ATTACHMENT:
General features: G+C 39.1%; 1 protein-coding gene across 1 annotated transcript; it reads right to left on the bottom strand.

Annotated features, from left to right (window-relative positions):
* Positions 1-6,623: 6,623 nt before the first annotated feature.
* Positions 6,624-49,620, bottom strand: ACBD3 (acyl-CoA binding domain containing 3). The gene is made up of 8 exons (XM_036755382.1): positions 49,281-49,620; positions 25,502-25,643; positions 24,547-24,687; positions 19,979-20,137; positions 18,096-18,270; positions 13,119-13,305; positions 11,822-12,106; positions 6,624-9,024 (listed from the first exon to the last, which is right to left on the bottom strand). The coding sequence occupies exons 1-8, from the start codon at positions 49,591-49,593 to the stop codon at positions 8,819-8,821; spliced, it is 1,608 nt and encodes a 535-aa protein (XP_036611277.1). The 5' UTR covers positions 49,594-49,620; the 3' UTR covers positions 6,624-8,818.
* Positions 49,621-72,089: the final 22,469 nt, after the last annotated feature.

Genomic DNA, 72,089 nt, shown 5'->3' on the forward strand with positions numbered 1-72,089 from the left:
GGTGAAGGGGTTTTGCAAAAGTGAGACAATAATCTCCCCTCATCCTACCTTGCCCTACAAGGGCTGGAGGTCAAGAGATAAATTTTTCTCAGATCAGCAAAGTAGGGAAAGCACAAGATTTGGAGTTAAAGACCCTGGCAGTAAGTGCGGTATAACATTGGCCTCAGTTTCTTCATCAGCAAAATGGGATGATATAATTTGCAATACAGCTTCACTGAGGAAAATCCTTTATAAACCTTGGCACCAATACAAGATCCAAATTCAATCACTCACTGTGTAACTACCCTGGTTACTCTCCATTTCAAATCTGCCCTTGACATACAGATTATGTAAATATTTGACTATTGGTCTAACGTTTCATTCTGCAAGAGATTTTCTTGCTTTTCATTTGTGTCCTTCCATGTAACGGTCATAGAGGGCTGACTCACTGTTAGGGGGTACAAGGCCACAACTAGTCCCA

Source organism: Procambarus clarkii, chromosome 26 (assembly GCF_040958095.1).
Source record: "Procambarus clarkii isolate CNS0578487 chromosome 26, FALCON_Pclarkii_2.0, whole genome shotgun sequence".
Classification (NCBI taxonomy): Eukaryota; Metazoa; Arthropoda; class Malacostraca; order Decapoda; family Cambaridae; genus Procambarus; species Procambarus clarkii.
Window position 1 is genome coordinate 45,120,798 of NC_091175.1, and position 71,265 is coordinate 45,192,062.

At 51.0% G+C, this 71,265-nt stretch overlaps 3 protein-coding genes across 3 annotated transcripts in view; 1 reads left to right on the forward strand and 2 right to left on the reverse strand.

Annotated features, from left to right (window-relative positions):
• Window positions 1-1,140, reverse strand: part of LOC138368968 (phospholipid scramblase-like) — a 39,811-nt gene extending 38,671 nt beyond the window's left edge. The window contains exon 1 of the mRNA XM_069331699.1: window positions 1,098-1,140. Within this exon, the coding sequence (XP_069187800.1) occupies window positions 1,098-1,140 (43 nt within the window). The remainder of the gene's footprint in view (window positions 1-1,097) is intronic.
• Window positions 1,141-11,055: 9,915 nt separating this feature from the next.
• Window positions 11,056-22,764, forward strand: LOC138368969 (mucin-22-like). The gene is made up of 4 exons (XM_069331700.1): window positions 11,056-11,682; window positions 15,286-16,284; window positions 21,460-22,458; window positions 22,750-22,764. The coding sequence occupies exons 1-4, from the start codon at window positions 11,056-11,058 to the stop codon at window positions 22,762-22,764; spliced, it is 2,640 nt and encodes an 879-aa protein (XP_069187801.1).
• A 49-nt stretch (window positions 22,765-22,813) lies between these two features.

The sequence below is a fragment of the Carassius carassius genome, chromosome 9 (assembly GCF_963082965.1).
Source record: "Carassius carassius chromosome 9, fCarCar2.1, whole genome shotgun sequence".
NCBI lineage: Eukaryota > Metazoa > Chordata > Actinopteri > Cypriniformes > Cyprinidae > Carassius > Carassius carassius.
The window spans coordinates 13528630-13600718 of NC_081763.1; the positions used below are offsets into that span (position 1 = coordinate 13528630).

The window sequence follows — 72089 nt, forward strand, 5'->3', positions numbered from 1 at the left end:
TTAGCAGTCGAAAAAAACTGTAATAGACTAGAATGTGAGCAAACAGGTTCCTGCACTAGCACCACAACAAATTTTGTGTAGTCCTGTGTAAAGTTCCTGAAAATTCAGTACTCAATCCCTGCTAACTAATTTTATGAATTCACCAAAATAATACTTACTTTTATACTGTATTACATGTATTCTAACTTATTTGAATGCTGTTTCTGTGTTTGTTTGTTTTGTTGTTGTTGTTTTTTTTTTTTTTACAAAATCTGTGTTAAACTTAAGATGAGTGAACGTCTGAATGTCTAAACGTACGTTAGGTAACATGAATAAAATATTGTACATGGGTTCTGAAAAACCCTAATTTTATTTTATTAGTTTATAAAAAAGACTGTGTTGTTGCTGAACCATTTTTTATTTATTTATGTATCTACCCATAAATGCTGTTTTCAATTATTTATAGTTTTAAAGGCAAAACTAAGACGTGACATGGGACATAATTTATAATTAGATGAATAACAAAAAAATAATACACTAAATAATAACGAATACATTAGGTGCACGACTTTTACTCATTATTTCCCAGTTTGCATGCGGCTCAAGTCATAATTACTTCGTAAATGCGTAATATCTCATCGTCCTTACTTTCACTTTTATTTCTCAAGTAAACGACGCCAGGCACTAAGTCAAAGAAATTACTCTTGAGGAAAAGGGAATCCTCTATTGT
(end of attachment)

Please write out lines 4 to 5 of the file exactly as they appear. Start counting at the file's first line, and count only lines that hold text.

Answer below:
* Positions 6,624-49,620, bottom strand: ACBD3 (acyl-CoA binding domain containing 3). The gene is made up of 8 exons (XM_036755382.1): positions 49,281-49,620; positions 25,502-25,643; positions 24,547-24,687; positions 19,979-20,137; positions 18,096-18,270; positions 13,119-13,305; positions 11,822-12,106; positions 6,624-9,024 (listed from the first exon to the last, which is right to left on the bottom strand). The coding sequence occupies exons 1-8, from the start codon at positions 49,591-49,593 to the stop codon at positions 8,819-8,821; spliced, it is 1,608 nt and encodes a 535-aa protein (XP_036611277.1). The 5' UTR covers positions 49,594-49,620; the 3' UTR covers positions 6,624-8,818.
* Positions 49,621-72,089: the final 22,469 nt, after the last annotated feature.